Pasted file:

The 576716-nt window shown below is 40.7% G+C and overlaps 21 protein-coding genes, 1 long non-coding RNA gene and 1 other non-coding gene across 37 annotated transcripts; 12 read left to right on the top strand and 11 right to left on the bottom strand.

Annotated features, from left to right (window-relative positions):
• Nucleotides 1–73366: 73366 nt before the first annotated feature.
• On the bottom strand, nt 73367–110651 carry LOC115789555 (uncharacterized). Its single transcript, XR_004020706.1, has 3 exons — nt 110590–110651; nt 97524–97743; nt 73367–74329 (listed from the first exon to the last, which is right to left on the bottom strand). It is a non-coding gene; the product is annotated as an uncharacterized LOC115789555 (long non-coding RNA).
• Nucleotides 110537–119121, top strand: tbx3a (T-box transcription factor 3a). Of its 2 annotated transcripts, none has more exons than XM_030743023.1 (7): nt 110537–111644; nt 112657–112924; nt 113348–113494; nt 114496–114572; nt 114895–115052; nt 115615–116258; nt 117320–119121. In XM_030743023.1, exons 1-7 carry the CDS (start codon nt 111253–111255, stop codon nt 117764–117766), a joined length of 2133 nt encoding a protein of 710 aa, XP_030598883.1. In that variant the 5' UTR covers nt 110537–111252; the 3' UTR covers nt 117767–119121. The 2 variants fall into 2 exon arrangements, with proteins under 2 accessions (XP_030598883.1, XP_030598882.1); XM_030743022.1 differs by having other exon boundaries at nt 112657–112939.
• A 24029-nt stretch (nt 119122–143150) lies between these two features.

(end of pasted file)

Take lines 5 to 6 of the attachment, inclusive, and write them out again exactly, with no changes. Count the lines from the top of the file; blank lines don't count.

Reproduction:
• Nucleotides 110537–119121, top strand: tbx3a (T-box transcription factor 3a). Of its 2 annotated transcripts, none has more exons than XM_030743023.1 (7): nt 110537–111644; nt 112657–112924; nt 113348–113494; nt 114496–114572; nt 114895–115052; nt 115615–116258; nt 117320–119121. In XM_030743023.1, exons 1-7 carry the CDS (start codon nt 111253–111255, stop codon nt 117764–117766), a joined length of 2133 nt encoding a protein of 710 aa, XP_030598883.1. In that variant the 5' UTR covers nt 110537–111252; the 3' UTR covers nt 117767–119121. The 2 variants fall into 2 exon arrangements, with proteins under 2 accessions (XP_030598883.1, XP_030598882.1); XM_030743022.1 differs by having other exon boundaries at nt 112657–112939.
• A 24029-nt stretch (nt 119122–143150) lies between these two features.